I am a Sex in the City afficionado. Although I could not relate in the slightest to the women, their wardrobes, their sex-capades or their lifestyles, the witty repartee drew me in. Honestly, I always wanted to be a New York novelist, writing from my brownstone window, as Carrie Bradshaw does. So, I was delighted when the reboot happened. However, “And Just Like That” does not have the same appeal. You see, as those famous New York women aged, so did I. Now in their middle years, they are dealing with so many familiar issues. Looking at the lines on their faces, I see my own wrinkles. Perhaps their sagas now feel so real to me that escapism is impossible.

In a recent episode, the main character Carrie writes a book about her year of grief over losing her husband. Although the memoir is gut-wrenchingly poignant, the publisher feels it needs an epilogue—a happy ending. She suggests Carrie try dating, if only to show her readers that it’s possible to live and love again. They need a glimmer of hope, she says. Carrie finds this difficult to do. Small wonder.

In real life, grief cannot be so handily tidied up in an epilogue, and hope can seem as elusive as the wind. Growing beyond grief means working through it, and those steps toward the other side can feel like wearing cement Manolos.

Today is the third anniversary of my mom’s passing, of my becoming parentless. When I look back, it occurs to me that a lot of growth has happened: I saw my last child off to college, downsized to a condo, started a new job, published a book, and made new friends who never knew me as someone’s child. In many ways it feels like I have a whole new identity, or so it seems.

A wise mentor recently reminded me that life is a series of deaths and resurrections: death of a loved one, loss of a habit or pattern, unburdenings and unravelings that leave us forever changed. He also suggested that mourning is not only over a person lost but of an identity. When death occurs, we lose the identity of who we were with that person. We cease being someone’s wife, someone’s child, and forge an identity without them, without who we were with them. We resurrect ourselves.

This might be called moving on. And yet, do we really? And how? Perhaps our resurrections occur in a million esoteric, intangible ways.

There are days that I yearn for my mother’s quiet voice, murmuring that she’s sorry for my day’s vicissitudes. (Oh, how the smallest hurt can be monumental to a mother’s ear). And at other times I long for one of my dad’s hugs. He had the capacity to lift you out of yourself with arms so tightly clinched that it seemed you would surely never fall. In times of stress, if I am silent and open myself to vulnerability, I can feel those arms and hear that voice. They have not vanished; I could never lose that which made me.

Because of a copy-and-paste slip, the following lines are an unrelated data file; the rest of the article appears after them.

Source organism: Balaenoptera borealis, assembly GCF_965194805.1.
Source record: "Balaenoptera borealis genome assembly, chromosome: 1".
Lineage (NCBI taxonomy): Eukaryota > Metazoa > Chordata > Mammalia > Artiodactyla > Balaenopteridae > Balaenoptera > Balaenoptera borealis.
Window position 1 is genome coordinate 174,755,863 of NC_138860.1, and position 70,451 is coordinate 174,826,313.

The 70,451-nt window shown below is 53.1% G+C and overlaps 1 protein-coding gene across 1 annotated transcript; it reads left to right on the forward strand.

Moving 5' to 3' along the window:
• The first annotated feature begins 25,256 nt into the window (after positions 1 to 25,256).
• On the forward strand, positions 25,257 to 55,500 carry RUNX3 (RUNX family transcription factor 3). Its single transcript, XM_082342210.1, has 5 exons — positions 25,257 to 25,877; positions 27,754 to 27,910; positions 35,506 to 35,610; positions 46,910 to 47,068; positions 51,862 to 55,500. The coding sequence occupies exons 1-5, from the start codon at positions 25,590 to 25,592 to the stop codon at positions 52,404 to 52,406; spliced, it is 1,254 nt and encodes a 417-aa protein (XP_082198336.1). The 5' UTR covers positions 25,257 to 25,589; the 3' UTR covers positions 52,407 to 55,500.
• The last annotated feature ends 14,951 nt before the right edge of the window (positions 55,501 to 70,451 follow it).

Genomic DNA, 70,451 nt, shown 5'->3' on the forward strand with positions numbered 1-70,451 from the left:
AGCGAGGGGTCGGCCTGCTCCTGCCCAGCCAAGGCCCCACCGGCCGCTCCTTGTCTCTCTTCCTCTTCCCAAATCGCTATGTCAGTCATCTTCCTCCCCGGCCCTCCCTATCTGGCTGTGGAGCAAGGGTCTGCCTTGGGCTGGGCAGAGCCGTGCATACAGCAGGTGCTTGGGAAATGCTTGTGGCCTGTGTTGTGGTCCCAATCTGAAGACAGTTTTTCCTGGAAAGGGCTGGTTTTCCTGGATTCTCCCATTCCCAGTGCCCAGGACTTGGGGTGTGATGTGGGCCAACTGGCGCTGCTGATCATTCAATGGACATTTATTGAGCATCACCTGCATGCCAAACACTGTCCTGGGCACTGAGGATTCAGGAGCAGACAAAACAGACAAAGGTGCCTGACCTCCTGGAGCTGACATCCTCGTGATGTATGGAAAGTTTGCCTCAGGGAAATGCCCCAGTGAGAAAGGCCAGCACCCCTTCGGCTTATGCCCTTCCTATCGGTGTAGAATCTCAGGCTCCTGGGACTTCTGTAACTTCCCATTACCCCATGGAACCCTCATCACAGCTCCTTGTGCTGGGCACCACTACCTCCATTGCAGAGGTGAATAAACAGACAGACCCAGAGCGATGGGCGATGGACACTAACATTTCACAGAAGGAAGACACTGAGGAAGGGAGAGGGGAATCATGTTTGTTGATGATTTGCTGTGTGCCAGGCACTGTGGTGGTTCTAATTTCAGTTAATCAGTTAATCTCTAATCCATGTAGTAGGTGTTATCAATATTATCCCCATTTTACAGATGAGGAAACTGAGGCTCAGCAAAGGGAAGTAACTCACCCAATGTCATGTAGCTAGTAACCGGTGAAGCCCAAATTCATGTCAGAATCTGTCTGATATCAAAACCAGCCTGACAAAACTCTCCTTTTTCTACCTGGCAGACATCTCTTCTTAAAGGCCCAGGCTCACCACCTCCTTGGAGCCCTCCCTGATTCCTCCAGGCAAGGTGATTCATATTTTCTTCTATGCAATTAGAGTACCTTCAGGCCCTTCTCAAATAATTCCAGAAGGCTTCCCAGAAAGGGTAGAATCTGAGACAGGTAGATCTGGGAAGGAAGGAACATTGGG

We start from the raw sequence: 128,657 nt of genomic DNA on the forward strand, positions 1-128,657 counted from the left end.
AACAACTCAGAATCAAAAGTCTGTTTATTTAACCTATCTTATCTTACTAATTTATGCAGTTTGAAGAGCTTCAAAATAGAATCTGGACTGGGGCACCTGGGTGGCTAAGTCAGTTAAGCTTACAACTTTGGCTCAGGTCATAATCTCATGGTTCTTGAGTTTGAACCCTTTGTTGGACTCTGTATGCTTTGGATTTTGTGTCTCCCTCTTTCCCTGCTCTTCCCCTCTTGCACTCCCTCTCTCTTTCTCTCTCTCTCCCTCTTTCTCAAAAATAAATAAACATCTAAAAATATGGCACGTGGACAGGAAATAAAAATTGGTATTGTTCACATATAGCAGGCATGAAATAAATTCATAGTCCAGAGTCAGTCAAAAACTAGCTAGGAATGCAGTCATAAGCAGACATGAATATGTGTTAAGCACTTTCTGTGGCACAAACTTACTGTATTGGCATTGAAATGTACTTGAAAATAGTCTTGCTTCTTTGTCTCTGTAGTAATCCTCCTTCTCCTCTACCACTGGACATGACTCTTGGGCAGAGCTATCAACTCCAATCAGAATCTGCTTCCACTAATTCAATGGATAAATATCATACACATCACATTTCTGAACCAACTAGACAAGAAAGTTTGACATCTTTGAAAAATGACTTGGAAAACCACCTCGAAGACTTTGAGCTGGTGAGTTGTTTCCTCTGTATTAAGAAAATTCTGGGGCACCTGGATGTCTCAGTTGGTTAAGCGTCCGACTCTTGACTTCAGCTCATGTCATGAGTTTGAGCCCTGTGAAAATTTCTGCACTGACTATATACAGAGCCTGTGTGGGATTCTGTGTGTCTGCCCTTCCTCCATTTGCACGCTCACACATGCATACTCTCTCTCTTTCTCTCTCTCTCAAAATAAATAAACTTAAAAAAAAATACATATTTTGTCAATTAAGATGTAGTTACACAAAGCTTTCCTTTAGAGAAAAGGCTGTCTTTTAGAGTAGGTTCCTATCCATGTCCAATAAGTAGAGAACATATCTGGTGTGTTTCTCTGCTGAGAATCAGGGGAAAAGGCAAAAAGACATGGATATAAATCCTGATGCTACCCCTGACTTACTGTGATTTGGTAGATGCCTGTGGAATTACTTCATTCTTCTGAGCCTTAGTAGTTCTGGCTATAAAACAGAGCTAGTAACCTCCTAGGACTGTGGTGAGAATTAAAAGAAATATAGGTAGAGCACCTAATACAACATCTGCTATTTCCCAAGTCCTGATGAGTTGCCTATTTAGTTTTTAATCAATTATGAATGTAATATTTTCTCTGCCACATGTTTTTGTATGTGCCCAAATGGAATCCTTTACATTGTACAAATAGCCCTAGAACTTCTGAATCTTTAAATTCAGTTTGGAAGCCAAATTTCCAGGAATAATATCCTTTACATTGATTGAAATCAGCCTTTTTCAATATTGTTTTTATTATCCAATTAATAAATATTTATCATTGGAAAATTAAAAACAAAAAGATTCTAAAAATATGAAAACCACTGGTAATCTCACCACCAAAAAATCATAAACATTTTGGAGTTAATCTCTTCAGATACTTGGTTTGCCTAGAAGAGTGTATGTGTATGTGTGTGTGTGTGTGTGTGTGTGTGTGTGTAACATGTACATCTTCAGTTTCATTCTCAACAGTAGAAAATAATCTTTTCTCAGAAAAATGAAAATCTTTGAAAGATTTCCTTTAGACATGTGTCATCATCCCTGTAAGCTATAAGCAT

True growth comes when we find an identity outside our grief, when we accept that winter necessarily seeps into each life. Apple trees need a certain amount of cold weather in order to bloom, and even the dainty pansy can withstand frost. Perhaps we can’t fully appreciate the blessing of good health or the warmth of a spring sun without experiencing loss. Can our lives ever feel full if we never encountered emptiness?

Although never easy for me, change begets growth. I’ve come to understand that. Occasions when I’ve taken the greatest risk, stepped the farthest outside my comfort zone, are those that have led to something memorable.

My brothers and I have wondered often how my mother would have fared during the pandemic. After all, she washed groceries, hands, and supermarket carts before that was a thing. COVID would have terrified her. It seems the world has changed so much in the years that Mom’s been gone and I include myself in that. I’ve had to readjust, recalibrate. I am someone’s parent, but no one’s child. No longer a care giver, but in need of care.

The oldest woman at my family dinner, I hope to morph into a wise matriarch. I’m not sure how, and I don’t have anyone to guide me. But perhaps that’s true growth: making your own footsteps.

With whispered voices and phantom hugs urging you on.

Resurrection awaits.

5 thoughts on “Resurrection

  1. My mother passed exactly one year before your mom did, so I feel the same parentlessness as you do. I also watch SATC every week. Luckily, there are always Cosmos to make us feel a little better, girlfriend.


  2. Your wise mentor is indeed wise. We should encourage he think about teaching a class on grief. We have lost so many in the last year. I thinking we are yearning to move into that post-covid world and experience another death and resurrection.

    Liked by 1 person

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